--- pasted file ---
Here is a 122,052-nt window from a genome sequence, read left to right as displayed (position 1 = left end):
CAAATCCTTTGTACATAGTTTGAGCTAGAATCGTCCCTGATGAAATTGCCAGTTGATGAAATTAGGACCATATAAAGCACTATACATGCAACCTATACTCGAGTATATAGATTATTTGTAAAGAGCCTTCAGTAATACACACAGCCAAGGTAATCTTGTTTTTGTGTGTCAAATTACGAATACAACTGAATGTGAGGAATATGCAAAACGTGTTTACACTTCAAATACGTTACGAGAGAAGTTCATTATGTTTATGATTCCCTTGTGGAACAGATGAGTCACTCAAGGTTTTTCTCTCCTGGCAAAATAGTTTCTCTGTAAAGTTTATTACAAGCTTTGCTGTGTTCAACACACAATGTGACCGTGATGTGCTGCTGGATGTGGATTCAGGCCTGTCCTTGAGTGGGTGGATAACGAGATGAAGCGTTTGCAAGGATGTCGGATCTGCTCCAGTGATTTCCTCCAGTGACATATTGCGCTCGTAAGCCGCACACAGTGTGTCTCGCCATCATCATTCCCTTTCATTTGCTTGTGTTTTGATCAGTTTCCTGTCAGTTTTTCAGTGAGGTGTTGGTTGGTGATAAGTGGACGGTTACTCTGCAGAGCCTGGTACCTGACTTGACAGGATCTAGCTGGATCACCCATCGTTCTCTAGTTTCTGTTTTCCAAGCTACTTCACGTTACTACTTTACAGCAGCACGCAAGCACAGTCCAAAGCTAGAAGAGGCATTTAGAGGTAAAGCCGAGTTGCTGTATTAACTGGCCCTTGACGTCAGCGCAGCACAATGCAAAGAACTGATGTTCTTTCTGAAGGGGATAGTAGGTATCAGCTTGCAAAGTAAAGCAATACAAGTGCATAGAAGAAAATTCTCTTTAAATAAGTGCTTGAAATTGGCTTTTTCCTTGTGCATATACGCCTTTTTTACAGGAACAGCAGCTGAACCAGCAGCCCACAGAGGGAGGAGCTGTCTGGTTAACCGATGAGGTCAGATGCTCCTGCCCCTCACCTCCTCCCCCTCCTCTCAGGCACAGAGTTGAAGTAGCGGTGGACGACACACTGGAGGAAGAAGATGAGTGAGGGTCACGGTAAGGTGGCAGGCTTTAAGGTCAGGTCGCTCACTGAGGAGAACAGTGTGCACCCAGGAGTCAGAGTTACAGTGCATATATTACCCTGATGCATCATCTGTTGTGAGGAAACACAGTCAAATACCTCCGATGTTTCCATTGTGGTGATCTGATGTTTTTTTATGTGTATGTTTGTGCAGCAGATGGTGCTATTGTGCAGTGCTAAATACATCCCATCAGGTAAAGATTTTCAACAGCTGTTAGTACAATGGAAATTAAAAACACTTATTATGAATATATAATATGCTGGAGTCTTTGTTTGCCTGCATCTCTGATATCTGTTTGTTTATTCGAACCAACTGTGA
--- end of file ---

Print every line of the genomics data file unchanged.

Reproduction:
Here is a 122,052-nt window from a genome sequence, read left to right as displayed (position 1 = left end):
CAAATCCTTTGTACATAGTTTGAGCTAGAATCGTCCCTGATGAAATTGCCAGTTGATGAAATTAGGACCATATAAAGCACTATACATGCAACCTATACTCGAGTATATAGATTATTTGTAAAGAGCCTTCAGTAATACACACAGCCAAGGTAATCTTGTTTTTGTGTGTCAAATTACGAATACAACTGAATGTGAGGAATATGCAAAACGTGTTTACACTTCAAATACGTTACGAGAGAAGTTCATTATGTTTATGATTCCCTTGTGGAACAGATGAGTCACTCAAGGTTTTTCTCTCCTGGCAAAATAGTTTCTCTGTAAAGTTTATTACAAGCTTTGCTGTGTTCAACACACAATGTGACCGTGATGTGCTGCTGGATGTGGATTCAGGCCTGTCCTTGAGTGGGTGGATAACGAGATGAAGCGTTTGCAAGGATGTCGGATCTGCTCCAGTGATTTCCTCCAGTGACATATTGCGCTCGTAAGCCGCACACAGTGTGTCTCGCCATCATCATTCCCTTTCATTTGCTTGTGTTTTGATCAGTTTCCTGTCAGTTTTTCAGTGAGGTGTTGGTTGGTGATAAGTGGACGGTTACTCTGCAGAGCCTGGTACCTGACTTGACAGGATCTAGCTGGATCACCCATCGTTCTCTAGTTTCTGTTTTCCAAGCTACTTCACGTTACTACTTTACAGCAGCACGCAAGCACAGTCCAAAGCTAGAAGAGGCATTTAGAGGTAAAGCCGAGTTGCTGTATTAACTGGCCCTTGACGTCAGCGCAGCACAATGCAAAGAACTGATGTTCTTTCTGAAGGGGATAGTAGGTATCAGCTTGCAAAGTAAAGCAATACAAGTGCATAGAAGAAAATTCTCTTTAAATAAGTGCTTGAAATTGGCTTTTTCCTTGTGCATATACGCCTTTTTTACAGGAACAGCAGCTGAACCAGCAGCCCACAGAGGGAGGAGCTGTCTGGTTAACCGATGAGGTCAGATGCTCCTGCCCCTCACCTCCTCCCCCTCCTCTCAGGCACAGAGTTGAAGTAGCGGTGGACGACACACTGGAGGAAGAAGATGAGTGAGGGTCACGGTAAGGTGGCAGGCTTTAAGGTCAGGTCGCTCACTGAGGAGAACAGTGTGCACCCAGGAGTCAGAGTTACAGTGCATATATTACCCTGATGCATCATCTGTTGTGAGGAAACACAGTCAAATACCTCCGATGTTTCCATTGTGGTGATCTGATGTTTTTTTATGTGTATGTTTGTGCAGCAGATGGTGCTATTGTGCAGTGCTAAATACATCCCATCAGGTAAAGATTTTCAACAGCTGTTAGTACAATGGAAATTAAAAACACTTATTATGAATATATAATATGCTGGAGTCTTTGTTTGCCTGCATCTCTGATATCTGTTTGTTTATTCGAACCAACTGTGA